Collard & Collard Square Piano Restoration Project – Photo Journal
Brassware for Early Keyboard Instruments
(and other nice things)
Hinges, locks, hooks, bolt covers, feet etc., all cast in brass by the lost wax process.
Tuning hammers for harpsichords, clavichords and early pianos in bronze and rosewood.
– A resource for the restoration of 18th and early 19th century square pianos.
Thomas Strange has an extensive background in materials science, and is the author of forty three patents and numerous papers over the last two decades, covering all aspects of capacitor development, with an emphasis on foil development for aluminum electrolytics.
Here you will find information about historic keyboard instruments and their makers, also about Michael Cole’s work as an instrument maker and author. We hope you enjoy your visit.
Following an initial training in modern piano technology Lucy Coad completed a three year apprenticeship with conservator Tim Hamilton specialising in the conservation and restoration of historical pianofortes.
In response to the growing need to conserve and repair surviving instruments in private and public ownership, Lucy later chose to further specialise in square pianos. This led to the establishment of Lucy Coad Square Piano Conservation and Repair in London in 1985, later moving to our current location between Bristol and Bath. Our work ranges from the making of a single string through to the complete rebuilding of structurally failed instruments. Our experience is considerable, with a huge number of instruments having come through the workshop, from clients worldwide that include national heritage bodies, museums, private collectors, dealers, colleges of music, royal schools and performers both amateur and professional. Pianos are prepared to meet differing requirements, from conservation for display only through to performance standard, and always with the expertise, care and respect due to early instruments. The workshop continues to work primarily with square pianos dating from the 1760s-1860s, however, in recent years the business has grown and now employs a specialised team to undertake the conservation and repair of grand pianos of the same period.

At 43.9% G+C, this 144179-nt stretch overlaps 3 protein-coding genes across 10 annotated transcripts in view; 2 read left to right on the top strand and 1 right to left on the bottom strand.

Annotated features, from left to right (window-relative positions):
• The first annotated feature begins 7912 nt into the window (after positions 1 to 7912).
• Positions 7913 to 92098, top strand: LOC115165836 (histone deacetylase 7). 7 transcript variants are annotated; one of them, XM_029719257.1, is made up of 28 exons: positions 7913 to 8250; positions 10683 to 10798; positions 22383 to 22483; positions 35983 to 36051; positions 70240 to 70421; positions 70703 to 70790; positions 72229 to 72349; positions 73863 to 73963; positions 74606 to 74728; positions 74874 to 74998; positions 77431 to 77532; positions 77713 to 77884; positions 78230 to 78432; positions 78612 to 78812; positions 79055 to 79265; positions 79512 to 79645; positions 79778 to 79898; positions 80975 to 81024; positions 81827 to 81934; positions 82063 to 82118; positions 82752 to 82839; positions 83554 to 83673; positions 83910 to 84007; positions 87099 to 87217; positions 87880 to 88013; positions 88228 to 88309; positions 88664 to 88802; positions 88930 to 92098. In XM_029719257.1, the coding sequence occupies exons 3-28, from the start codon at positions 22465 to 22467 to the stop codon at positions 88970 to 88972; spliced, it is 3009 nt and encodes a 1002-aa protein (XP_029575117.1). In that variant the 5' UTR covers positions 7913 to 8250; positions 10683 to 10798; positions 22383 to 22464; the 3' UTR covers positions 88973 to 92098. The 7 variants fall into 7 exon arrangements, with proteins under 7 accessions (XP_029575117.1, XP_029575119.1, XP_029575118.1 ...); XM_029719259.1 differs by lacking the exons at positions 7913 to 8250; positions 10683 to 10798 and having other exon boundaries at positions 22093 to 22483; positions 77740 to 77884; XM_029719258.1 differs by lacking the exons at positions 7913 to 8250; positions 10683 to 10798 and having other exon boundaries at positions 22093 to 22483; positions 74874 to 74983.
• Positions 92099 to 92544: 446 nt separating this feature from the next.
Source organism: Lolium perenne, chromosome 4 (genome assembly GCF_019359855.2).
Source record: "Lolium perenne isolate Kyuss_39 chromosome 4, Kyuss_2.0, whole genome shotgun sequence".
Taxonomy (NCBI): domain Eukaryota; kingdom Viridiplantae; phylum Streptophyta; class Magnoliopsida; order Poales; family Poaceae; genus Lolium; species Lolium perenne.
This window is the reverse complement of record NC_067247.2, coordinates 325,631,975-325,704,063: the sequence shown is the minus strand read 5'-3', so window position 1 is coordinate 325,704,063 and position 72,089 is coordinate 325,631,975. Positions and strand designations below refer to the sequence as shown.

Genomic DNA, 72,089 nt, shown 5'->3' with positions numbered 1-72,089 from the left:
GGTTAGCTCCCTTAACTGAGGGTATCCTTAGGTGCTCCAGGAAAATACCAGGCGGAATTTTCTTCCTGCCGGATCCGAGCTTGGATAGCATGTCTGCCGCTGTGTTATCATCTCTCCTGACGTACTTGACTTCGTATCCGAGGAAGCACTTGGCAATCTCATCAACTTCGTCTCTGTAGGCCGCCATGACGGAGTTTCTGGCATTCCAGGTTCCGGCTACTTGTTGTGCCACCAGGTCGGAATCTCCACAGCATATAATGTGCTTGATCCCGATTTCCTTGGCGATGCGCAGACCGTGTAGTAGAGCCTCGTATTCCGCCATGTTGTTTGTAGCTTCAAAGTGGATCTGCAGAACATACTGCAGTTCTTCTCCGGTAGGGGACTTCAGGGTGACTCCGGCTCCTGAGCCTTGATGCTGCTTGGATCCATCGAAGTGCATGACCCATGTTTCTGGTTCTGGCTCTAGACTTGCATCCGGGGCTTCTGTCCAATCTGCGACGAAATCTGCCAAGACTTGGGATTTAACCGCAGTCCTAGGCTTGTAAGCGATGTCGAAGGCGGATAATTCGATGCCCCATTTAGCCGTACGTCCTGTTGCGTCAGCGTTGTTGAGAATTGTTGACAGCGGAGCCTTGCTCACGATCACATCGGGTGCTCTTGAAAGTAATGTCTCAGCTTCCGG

Our methods aim to conserve, where possible, all original components. When it is not possible to conserve, or components are missing, an accurate replacement is made and the original returned for future historic reference. Thorough research into original materials allows us to use only suitable replacement woods, cloths, leathers and alloys, all being vital to achieve the correct ‘touch’ and sound. All work is documented in detail in an accompanying photographic report.
Website of David Hackett of Chelveston.
We are also happy to welcome owners of very old grand pianos – say before about 1837 – as they do not seem to have a website of their own. We hope that you will find something of interest, and also feel free to contribute – please e-mail any questions or contributions to David at email@example.com
Our aim is to encourage ownership and enjoyment of these historic instruments, and to help owners to keep them in playing condition. There is a special pleasure in playing (and hearing) music played on the instruments for which it was composed.
If you have a piano that looks like this, congratulations, you have an instrument that is quite rare in Australia. If you would like to have it totally restored, then you have come to the right place.
To read more about square pianos, click here.
This is a diary, documenting the restoration of a Collard & Collard (late Clementi, Collard & Collard) Square Piano.
This is a restoration diary for a Collard and Collard (late Clementi) Square Piano.